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Paying for more less-friendly energy  

Credit:  www.dailydemocrat.com 7 September 2011 ~~

Gov. Brown’s recent announcement that he plans to forge ahead with aggressive renewable energy policies in California may well leave all of us paying more for electricity that is provided from less than environmentally friendly sources. Right here in Yolo County, aggressive plans are underway to “harvest wind energy” by planting huge wind turbines on rural farmland in the Dunnigan hills. Landowners, lured by the promise of huge profits from lease agreements, are reluctant to turn down the developers who are eager to cash in on stimulus funding before it dwindles. What too few people are paying attention to is just how green “green energy” really is. Much of it is not the benign enterprise that renewable energy advocates want you to believe. Often the “green” refers more to the cash it puts in the energy developers’ pockets than it does to its environmentally-friendly nature. Wind energy is one such enterprise. While we are led to believe that it is the energy source of the future, many important facts are omitted.

To begin with, the electricity generated by wind turbines is much more costly than that from conventional power stations. Wind is an unreliable power source, and as such, the increased cost to maintain “back up” power sources translates to higher electricity rates for customers.

Wind farms are not good neighbors. Residents up to 3 miles downwind in otherwise quiet rural areas suffer significant noise pollution, especially at night. In addition, the strobe effect,
shadow flicker, and reflected light from the blades results in light disturbances experienced by nearby residents both inside and outside their homes.

The massive size of the wind turbines (300 foot towers and 100 foot blades) create an unparalleled visual effect on a landscape. Once they are built, they remain in place for 25-30 years or more. Even if the turbines themselves are deconstructed, the huge foundations on which they are built remain indefinitely. The aesthetic degradation that results from these monstrous turbines cannot be denied. The novel attraction of early wind farms has run its course. Even the developers admit this. Tourist sites have seen a drastic drop in income when turbines are erected nearby.

The Dunnigan hills are some of the most highly erodible land in the state. Wind farm construction requires heavy equipment, and getting all the equipment, as well as the huge tower sections and rotor blades into these undeveloped area only increases erosion factor.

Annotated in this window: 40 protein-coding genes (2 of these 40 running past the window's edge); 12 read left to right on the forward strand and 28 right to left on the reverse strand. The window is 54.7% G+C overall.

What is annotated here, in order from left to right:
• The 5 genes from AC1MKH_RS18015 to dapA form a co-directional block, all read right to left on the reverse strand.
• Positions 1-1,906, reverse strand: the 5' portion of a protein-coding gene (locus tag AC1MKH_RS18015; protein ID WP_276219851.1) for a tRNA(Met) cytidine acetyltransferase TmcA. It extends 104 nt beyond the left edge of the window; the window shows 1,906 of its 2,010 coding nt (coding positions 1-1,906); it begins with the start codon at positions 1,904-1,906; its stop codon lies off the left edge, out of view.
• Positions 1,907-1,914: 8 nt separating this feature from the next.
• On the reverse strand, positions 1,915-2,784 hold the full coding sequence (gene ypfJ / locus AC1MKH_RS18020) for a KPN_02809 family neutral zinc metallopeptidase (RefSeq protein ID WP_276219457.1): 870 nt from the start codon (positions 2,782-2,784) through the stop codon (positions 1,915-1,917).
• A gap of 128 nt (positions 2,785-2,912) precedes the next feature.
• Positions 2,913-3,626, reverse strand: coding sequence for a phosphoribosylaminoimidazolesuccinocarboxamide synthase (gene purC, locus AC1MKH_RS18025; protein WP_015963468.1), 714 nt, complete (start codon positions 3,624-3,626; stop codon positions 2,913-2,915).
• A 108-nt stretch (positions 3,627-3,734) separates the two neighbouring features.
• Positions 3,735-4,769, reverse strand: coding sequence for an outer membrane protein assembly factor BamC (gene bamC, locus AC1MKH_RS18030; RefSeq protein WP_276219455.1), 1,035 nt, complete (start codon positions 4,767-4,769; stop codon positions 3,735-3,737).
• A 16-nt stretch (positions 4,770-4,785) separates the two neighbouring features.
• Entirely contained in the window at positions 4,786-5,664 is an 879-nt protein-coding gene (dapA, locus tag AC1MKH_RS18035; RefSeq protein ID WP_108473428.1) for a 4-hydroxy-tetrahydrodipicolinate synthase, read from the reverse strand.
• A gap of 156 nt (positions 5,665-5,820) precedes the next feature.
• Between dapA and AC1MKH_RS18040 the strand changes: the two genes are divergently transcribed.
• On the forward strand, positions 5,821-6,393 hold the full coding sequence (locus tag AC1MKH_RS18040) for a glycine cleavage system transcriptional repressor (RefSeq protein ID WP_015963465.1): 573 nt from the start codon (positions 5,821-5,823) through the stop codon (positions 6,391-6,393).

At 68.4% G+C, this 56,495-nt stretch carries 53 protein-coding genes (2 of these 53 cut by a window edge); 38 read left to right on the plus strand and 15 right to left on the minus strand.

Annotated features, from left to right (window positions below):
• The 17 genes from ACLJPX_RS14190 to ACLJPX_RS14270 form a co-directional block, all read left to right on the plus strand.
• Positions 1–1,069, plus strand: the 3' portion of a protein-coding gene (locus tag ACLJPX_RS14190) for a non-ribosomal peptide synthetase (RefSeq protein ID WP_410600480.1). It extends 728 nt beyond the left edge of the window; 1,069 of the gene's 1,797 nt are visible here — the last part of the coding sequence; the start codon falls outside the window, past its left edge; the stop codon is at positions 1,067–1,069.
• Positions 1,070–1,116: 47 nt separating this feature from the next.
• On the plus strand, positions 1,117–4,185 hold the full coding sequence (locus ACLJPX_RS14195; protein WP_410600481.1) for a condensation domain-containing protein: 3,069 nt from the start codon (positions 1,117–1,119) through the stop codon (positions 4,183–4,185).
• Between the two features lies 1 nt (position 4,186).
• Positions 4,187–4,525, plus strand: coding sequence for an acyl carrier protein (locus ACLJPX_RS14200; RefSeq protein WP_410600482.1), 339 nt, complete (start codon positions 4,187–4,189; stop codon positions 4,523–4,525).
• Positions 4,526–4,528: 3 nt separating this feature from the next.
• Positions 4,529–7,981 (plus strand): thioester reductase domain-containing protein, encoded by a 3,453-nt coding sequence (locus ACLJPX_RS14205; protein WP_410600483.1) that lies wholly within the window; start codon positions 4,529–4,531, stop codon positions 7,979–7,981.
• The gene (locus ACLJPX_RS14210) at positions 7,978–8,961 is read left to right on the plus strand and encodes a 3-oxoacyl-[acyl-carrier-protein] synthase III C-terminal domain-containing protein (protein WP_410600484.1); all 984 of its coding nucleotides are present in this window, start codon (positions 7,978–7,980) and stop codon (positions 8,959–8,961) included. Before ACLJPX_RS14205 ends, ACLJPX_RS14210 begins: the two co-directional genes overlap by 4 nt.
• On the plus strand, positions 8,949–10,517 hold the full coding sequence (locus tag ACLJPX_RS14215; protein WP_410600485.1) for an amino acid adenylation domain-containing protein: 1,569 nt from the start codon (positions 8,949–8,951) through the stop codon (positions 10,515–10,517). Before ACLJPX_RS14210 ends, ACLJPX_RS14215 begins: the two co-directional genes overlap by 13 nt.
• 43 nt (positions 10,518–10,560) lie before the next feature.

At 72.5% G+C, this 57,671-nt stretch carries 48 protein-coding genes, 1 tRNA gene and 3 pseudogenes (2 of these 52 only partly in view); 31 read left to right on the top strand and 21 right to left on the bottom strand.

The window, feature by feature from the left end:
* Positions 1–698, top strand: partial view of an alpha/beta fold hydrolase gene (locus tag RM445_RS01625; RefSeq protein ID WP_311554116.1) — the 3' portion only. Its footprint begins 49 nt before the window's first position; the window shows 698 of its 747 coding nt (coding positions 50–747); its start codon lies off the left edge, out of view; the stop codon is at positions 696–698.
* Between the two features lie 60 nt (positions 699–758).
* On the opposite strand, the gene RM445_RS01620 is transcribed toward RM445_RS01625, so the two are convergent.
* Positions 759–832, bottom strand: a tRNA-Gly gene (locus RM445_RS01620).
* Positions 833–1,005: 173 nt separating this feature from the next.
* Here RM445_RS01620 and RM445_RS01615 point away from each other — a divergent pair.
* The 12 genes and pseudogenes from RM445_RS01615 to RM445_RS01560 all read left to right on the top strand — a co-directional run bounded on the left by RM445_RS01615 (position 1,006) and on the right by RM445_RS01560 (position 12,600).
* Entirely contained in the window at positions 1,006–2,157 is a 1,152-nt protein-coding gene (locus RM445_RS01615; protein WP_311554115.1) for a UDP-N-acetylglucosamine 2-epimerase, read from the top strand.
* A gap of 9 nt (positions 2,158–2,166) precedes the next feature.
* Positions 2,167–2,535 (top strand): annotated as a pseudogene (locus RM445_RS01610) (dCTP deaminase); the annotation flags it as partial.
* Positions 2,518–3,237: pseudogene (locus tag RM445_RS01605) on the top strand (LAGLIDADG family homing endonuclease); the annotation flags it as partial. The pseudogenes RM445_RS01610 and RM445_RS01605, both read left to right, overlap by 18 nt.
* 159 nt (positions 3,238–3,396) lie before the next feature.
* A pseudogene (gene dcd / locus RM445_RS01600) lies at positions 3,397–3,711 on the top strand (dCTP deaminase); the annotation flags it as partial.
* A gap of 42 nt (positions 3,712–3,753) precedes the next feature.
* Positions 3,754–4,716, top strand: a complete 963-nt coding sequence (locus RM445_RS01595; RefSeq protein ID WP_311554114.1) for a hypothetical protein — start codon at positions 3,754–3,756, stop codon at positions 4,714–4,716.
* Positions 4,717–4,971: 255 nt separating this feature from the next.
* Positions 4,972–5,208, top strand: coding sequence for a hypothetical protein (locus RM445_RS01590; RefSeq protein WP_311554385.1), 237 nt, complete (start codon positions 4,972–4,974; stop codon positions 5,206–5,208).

Wind turbines pose a significant risk to birds and bats. Considerable evidence from around the world shows that spinning blades have killed huge numbers of birds. The turbines at Altamont Pass, the largest wind-farm development area in the world, killed an estimated 5,500 birds a year. Bats kills are also a serious problem. Air pressure changes created by the giant turbines pose a serious threat to bat populations.

The sad truth is that in economically challenging time, local governments are desperate to secure revenue any way they can and Yolo County is no exception. Renewable energy projects are another way to obtain revenue. While there are trade-offs necessary to living in a technologically advanced industrial society, assuming that all renewable energy sources are preferable is simply short-sighted and erroneous. One needs to look below the surface to find the truth.


Source:  www.dailydemocrat.com 7 September 2011

This article is the work of the source indicated. Any opinions expressed in it are not necessarily those of National Wind Watch.

The copyright of this article resides with the author or publisher indicated. As part of its noncommercial effort to present the environmental, social, scientific, and economic issues of large-scale wind power development to a global audience seeking such information, National Wind Watch endeavors to observe “fair use” as provided for in section 107 of U.S. Copyright Law and similar “fair dealing” provisions of the copyright laws of other nations. Send requests to excerpt, general inquiries, and comments via e-mail.

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